For those early investors, a properly functioning secondary market means they won’t have to keep their money trapped in companies for years on end; it also means efficient price discovery enabling easier, more transparent valuation of investments.
STOs vs initial coin offerings
STOs build on the advantages and excitement of so-called ICOs or initial coin offerings. ICOs also involve the sale of tokens built and managed on blockchain technology, but ICOs are not regulated and therefore offer investors fewer protections and rights. Nevertheless, they have proved to be an enormous success, raising more than $6 billion from investors worldwide in 2017 – that’s equivalent to ten per cent of all global venture funding. STOs will seek to build on this success, offering investors better regulation and protection.
There are already many STOs in the pipeline for 2019 with companies looking to raise growth finance. These include companies with “real economy” applications such as DOVU which aims to revolutionise the world of transport by encouraging drivers and commuters to share their travel data. This data is shared between car hire companies, manufacturers, insurers and others, while participants are rewarded with monetisable tokens.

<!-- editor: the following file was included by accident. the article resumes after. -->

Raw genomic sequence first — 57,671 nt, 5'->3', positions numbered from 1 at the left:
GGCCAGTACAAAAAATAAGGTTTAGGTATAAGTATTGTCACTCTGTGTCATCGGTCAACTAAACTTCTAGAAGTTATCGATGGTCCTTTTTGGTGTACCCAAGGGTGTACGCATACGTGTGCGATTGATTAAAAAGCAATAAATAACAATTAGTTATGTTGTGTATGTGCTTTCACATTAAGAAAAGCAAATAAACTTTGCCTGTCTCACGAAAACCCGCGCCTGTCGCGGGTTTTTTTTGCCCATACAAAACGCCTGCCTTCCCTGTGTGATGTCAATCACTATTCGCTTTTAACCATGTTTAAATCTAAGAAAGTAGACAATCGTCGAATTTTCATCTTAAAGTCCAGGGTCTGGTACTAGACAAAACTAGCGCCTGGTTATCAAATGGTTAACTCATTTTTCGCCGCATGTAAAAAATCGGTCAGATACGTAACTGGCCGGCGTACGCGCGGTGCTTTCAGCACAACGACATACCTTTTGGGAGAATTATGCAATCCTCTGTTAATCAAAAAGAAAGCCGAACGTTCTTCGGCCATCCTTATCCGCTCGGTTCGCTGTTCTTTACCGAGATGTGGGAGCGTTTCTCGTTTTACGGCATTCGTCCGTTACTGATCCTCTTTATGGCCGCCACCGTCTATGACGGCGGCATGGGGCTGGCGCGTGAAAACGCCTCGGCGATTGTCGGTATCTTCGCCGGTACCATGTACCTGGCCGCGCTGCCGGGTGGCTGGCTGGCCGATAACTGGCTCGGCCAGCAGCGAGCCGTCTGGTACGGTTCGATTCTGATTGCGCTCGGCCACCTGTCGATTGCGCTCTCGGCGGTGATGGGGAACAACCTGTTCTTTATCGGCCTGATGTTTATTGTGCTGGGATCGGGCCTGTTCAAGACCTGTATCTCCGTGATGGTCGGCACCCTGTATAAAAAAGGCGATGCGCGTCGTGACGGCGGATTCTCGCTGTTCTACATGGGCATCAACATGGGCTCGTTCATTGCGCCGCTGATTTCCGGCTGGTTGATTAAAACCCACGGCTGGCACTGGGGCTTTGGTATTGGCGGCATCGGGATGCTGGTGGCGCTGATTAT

Jaguar Land Rover’s ventures arm has backed DOVU, as has government investment fund Creative England. DOVU, which has already signed partnerships with one of Britain’s largest travel groups as well as leading car makers, is now launching an STO to diversify its funding base.
Is my start-up suitable for an STO?
However, it is important to note that STOs are open to any company, not just blockchain-based business models, making them a viable alternative to crowdfunding, and offering real advantages over VC funding, bank loans or IPOs. Importantly, tokenisation is not just restricted to equity sales – just about any asset or revenue stream can now be tokenised using blockchain technology – from a factory, to a forest, to private debt, to a portfolio of residential properties, even to an art collection.
Suddenly, the value locked up in corporate and personal balance sheets can be cheaply and easily monetised. Indeed, industry experts predict the STO market could grow to $3 billion in 2019.
As we all know, high-growth companies create the most jobs and wealth in the UK and beyond. Their biggest, perennial issue is a lack of access to finance. Often, start-ups do not have assets to offer as collateral for bank loans. VC funds can demand an element of control in a company – through seats on the board. Meanwhile their investors often have no say in where their money is invested – and that money could be locked up in illiquid investments for many years.
STOs are no silver bullet but they do provide many answers to these issues and build on the benefits introduced by traditional equity crowdfunding over the last decade, and ICOs in the last 18 months.
For ambitious entrepreneurs and start-ups looking for help to grow their business, STOs now offer yet another method to help them realise their full potential.
Ransu Salovaara is a co-founder and CEO at TokenMarket, an exchange and research company specialising in launching blockchain technology projects